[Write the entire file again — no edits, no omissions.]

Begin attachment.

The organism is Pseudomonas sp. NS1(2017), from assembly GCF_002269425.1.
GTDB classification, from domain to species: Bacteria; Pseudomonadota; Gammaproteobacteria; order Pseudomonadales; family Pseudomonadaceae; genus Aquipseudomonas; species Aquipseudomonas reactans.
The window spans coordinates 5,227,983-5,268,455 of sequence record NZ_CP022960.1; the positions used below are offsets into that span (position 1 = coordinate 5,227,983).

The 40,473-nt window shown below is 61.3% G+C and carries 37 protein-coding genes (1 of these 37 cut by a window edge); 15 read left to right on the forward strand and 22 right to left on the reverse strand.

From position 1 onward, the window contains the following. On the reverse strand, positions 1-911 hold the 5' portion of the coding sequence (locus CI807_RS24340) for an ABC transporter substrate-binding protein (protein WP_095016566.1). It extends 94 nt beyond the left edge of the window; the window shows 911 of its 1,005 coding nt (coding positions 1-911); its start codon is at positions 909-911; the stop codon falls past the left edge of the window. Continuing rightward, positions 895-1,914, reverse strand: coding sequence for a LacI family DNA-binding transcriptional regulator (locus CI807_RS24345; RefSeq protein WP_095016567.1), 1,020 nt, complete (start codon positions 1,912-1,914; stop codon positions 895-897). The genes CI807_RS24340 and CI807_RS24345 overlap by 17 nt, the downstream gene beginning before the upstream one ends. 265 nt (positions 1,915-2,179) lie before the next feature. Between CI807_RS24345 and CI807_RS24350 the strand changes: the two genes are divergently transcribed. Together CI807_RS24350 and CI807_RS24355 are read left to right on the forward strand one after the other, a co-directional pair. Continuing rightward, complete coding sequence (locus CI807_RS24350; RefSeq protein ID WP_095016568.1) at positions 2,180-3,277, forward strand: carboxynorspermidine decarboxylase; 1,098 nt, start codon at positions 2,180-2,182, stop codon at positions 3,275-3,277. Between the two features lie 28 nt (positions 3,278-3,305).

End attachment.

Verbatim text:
The organism is Pseudomonas sp. NS1(2017), from assembly GCF_002269425.1.
GTDB classification, from domain to species: Bacteria; Pseudomonadota; Gammaproteobacteria; order Pseudomonadales; family Pseudomonadaceae; genus Aquipseudomonas; species Aquipseudomonas reactans.
The window spans coordinates 5,227,983-5,268,455 of sequence record NZ_CP022960.1; the positions used below are offsets into that span (position 1 = coordinate 5,227,983).

The 40,473-nt window shown below is 61.3% G+C and carries 37 protein-coding genes (1 of these 37 cut by a window edge); 15 read left to right on the forward strand and 22 right to left on the reverse strand.

From position 1 onward, the window contains the following. On the reverse strand, positions 1-911 hold the 5' portion of the coding sequence (locus CI807_RS24340) for an ABC transporter substrate-binding protein (protein WP_095016566.1). It extends 94 nt beyond the left edge of the window; the window shows 911 of its 1,005 coding nt (coding positions 1-911); its start codon is at positions 909-911; the stop codon falls past the left edge of the window. Continuing rightward, positions 895-1,914, reverse strand: coding sequence for a LacI family DNA-binding transcriptional regulator (locus CI807_RS24345; RefSeq protein WP_095016567.1), 1,020 nt, complete (start codon positions 1,912-1,914; stop codon positions 895-897). The genes CI807_RS24340 and CI807_RS24345 overlap by 17 nt, the downstream gene beginning before the upstream one ends. 265 nt (positions 1,915-2,179) lie before the next feature. Between CI807_RS24345 and CI807_RS24350 the strand changes: the two genes are divergently transcribed. Together CI807_RS24350 and CI807_RS24355 are read left to right on the forward strand one after the other, a co-directional pair. Continuing rightward, complete coding sequence (locus CI807_RS24350; RefSeq protein ID WP_095016568.1) at positions 2,180-3,277, forward strand: carboxynorspermidine decarboxylase; 1,098 nt, start codon at positions 2,180-2,182, stop codon at positions 3,275-3,277. Between the two features lie 28 nt (positions 3,278-3,305).